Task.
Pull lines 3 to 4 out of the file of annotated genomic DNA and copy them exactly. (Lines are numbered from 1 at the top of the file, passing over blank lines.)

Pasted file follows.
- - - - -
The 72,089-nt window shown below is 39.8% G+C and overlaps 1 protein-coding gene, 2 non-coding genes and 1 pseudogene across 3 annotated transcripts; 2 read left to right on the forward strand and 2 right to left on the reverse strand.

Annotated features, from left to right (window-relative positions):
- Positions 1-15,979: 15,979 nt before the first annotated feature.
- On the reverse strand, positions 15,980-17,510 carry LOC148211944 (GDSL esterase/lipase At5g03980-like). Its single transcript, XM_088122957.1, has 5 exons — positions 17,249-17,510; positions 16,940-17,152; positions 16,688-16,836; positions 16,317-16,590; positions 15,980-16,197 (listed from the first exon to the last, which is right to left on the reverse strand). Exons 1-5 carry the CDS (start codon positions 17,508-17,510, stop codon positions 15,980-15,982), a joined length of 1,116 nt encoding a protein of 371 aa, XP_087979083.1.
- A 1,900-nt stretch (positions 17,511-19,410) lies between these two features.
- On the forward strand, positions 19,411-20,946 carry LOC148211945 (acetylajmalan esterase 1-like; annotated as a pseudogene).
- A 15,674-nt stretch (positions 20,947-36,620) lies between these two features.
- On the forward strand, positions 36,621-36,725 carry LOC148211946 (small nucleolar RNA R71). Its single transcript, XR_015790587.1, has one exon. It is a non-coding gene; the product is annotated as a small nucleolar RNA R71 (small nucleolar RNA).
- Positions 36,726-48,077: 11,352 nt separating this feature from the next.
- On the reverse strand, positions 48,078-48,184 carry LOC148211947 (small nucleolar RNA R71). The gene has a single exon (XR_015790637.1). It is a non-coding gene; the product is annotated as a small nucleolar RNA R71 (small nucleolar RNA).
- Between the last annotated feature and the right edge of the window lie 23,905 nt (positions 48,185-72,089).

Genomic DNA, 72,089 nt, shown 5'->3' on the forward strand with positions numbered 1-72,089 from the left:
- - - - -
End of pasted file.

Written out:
- Positions 1-15,979: 15,979 nt before the first annotated feature.
- On the reverse strand, positions 15,980-17,510 carry LOC148211944 (GDSL esterase/lipase At5g03980-like). Its single transcript, XM_088122957.1, has 5 exons — positions 17,249-17,510; positions 16,940-17,152; positions 16,688-16,836; positions 16,317-16,590; positions 15,980-16,197 (listed from the first exon to the last, which is right to left on the reverse strand). Exons 1-5 carry the CDS (start codon positions 17,508-17,510, stop codon positions 15,980-15,982), a joined length of 1,116 nt encoding a protein of 371 aa, XP_087979083.1.